Developer proposes apartments in Strip District produce terminal

A decade ago, a Cleveland developer took an abandoned Heinz food processing plant on the North Side and converted it into a 267-unit upscale apartment complex.

Now it is hoping to replicate that feat on the other side of the Allegheny River in a 1,533-foot-long warehouse that served for decades as the heart of the region's wholesale produce industry.

The Ferchill Group is proposing to turn the Pennsylvania Fruit Auction and Sales Building, a Strip District landmark, into a 209-unit apartment complex with a produce market at one end -- the very end another developer, the Buncher Co., wants to demolish.

"We do a lot of historic rehabilitation. We wanted to keep the flavor and original use of the building as part of the property. We thought that was important," said Melissa Ferchill, chief executive officer of the MCM Company, a consultant to Ferchill on the project.

Ferchill was one of three developers to submits proposals to the Pittsburgh Urban Redevelopment Authority by Wednesday's deadline to redevelop the nearly vacant produce terminal. The others were Rubino Partners, a local group led to Mike Rubino, a third-generation Strip businessman; and Chicago-based McCaffery Interests.

As part of its plan, Ferchill is proposing to build 96 single-story, one-bedroom units with patios on the north side of the terminal closest to the river. It is planning another 96 loft-style units with balconies on the south side of the building on Smallman Street.

Seventeen two-bedroom units would be built in the multi-story section of the terminal at the far east end. That area also would contain some type of community art space, a bicycle repair shop, and a fitness center and gathering spot for residents of the complex.

About 10,000 square feet would be devoted to the produce market on the west end of the warehouse. Ms. Ferchill said Thursday the developer is seeking to create apartments, amenities and retail activity that integrates the project with the rest of the neighborhood.

All of the apartment units would feature granite countertops and other luxury appointments. "Our market is the educated urban professional," Ms. Ferchill said.

While Buncher is proposing to demolish the western third of the building to extend 17th Street to the river, the Ferchill Group has "no interest in tearing any part of the terminal down," she said.

Instead, it would create portals through the building at 17th and 18th streets to give its residents and Buncher, which is planning a $450 million office and residential development on the riverfront, access to the water. The portals would not affect the terminal's roof, which would remain intact.

Ms. Ferchill declined to reveal rental rates for the apartments but said they would be "competitive in the market. We think we would be pretty successful leasing the units." The rates for the retail, she said, would be "extremely competitive," adding she expects no problem in finding tenants.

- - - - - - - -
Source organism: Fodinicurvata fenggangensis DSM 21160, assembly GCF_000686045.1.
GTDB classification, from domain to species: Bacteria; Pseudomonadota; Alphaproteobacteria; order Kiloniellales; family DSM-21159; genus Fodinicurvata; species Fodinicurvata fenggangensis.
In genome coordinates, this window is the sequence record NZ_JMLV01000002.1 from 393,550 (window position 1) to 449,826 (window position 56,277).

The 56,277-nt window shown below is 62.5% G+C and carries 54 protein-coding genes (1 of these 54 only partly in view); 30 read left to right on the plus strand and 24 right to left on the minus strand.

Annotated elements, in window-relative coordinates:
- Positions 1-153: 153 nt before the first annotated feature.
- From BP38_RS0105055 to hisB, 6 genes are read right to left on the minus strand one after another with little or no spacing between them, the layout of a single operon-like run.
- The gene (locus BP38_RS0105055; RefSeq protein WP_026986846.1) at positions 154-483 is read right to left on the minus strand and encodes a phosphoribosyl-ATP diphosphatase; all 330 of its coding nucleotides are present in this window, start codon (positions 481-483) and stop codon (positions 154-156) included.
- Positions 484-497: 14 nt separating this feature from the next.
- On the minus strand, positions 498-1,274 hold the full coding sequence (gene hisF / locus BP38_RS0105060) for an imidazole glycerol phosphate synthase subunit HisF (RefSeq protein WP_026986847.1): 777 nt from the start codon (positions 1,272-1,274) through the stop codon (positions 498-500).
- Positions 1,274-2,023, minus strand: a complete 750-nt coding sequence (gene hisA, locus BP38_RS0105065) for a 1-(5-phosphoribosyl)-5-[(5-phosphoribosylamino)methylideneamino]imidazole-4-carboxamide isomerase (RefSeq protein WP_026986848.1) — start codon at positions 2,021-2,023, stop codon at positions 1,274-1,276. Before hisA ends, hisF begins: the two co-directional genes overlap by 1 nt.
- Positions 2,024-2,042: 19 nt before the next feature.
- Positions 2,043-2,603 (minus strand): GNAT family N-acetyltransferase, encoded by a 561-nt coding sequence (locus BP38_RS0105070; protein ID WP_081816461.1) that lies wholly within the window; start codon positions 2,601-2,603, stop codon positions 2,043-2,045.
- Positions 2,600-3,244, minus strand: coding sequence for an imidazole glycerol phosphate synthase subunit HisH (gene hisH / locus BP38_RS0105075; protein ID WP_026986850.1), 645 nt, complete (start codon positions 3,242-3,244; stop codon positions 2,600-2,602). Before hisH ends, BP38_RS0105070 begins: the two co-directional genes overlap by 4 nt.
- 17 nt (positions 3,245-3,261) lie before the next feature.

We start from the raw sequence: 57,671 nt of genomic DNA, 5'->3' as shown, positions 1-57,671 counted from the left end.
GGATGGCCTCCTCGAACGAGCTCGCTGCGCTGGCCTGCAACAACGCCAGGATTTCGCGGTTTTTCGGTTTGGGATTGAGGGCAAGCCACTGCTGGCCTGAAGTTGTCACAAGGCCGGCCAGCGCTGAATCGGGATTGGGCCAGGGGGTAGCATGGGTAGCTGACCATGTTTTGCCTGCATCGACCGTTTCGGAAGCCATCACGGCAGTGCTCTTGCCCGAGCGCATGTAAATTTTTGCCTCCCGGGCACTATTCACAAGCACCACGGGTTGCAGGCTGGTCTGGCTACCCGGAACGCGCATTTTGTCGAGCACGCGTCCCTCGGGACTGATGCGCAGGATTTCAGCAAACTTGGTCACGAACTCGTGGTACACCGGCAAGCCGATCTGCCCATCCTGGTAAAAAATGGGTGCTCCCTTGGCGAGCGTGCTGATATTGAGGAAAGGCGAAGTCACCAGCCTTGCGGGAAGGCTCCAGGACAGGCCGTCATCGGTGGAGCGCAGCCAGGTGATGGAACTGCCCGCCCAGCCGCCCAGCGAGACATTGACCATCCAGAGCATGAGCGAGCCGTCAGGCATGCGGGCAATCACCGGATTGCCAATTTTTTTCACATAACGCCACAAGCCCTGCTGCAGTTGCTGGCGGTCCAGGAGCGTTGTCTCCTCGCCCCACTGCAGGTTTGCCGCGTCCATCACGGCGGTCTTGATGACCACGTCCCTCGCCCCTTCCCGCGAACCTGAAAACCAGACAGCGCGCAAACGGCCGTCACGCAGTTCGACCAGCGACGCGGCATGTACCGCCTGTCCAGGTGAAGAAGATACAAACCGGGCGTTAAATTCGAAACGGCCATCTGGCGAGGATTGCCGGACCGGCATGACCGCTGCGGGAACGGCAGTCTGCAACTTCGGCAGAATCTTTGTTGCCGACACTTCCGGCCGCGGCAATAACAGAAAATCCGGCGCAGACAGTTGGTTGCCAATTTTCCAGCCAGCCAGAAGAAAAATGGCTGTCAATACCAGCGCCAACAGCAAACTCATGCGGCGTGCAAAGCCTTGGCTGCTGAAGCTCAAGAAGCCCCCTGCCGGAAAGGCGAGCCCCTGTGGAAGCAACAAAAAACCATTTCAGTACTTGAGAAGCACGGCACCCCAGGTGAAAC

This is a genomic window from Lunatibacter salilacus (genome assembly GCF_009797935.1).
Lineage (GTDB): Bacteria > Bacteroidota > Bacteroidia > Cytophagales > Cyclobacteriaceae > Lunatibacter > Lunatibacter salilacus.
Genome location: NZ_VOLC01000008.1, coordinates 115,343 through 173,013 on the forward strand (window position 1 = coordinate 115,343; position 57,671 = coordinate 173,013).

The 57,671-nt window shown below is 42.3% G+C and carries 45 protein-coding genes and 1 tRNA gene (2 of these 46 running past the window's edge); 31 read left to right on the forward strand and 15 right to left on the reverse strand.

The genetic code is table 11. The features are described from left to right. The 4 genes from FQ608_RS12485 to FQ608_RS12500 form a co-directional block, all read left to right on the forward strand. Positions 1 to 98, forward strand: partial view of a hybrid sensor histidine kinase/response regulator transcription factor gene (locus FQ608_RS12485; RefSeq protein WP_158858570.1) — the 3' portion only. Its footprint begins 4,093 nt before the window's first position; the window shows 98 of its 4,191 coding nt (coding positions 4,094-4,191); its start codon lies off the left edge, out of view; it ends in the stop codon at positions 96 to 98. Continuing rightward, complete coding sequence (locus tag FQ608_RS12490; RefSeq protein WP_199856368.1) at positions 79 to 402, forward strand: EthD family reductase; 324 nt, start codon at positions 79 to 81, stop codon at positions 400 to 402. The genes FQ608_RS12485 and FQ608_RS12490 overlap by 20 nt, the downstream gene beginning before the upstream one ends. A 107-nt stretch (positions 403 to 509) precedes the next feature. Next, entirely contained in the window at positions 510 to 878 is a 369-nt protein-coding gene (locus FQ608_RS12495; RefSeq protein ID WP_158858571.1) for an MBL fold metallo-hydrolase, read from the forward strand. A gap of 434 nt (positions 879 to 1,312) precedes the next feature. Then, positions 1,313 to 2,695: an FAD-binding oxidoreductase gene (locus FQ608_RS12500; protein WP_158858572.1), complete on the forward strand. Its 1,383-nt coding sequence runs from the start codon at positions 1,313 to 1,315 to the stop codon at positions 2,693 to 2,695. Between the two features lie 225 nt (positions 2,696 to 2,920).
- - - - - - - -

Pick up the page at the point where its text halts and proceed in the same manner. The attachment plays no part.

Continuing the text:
The overall development would cost nearly $36 million, all of it privately funded. The developer will seek federal historic tax credits to help with the financing. It also plans to pay attention to the terminal's historic characteristics, Ms. Ferchill said.

"We think it's a unique and beautiful building, one of a kind, really," she said.

The URA invited developers to submit proposals after Buncher gave Mayor Bill Peduto six months to talk to others about redeveloping the structure. Buncher, which has been managing the terminal, has an option to purchase it from the URA for $1.8 million.

It sparked controversy when it proposed demolishing 529 feet of the building to extend 17th Street. However, it also intends to spend more than $20 million to rehab the rest of the building for offices and restaurants.

Its proposed Riverfront landing office and residential development would be built around the terminal. Ms. Ferchill believes the Ferchill plan is compatible with what Buncher is planning to build.

"I don't think it's competitive with their plan, which is our goal. We hoped to be complementary," she said.

Rubino Partners has yet to release details of its proposal, but a spokeswoman has said that it will reflect the team's "knowledge of the Strip and builds on the strength of the neighborhood."

In the past, the plan has been described as converting the terminal into a 21st-century incubator for the food economy and unique shops. The group includes Downtown architect Rob Pfaffmann, who has been involved in past efforts to renovate the terminal.

McCaffery Interests, which was a partner in the Strip's Cork Factory apartment development, has not released details of its proposal, and representatives could not be reached for comment Thursday.

Mark Belko: or 412-263-1262.

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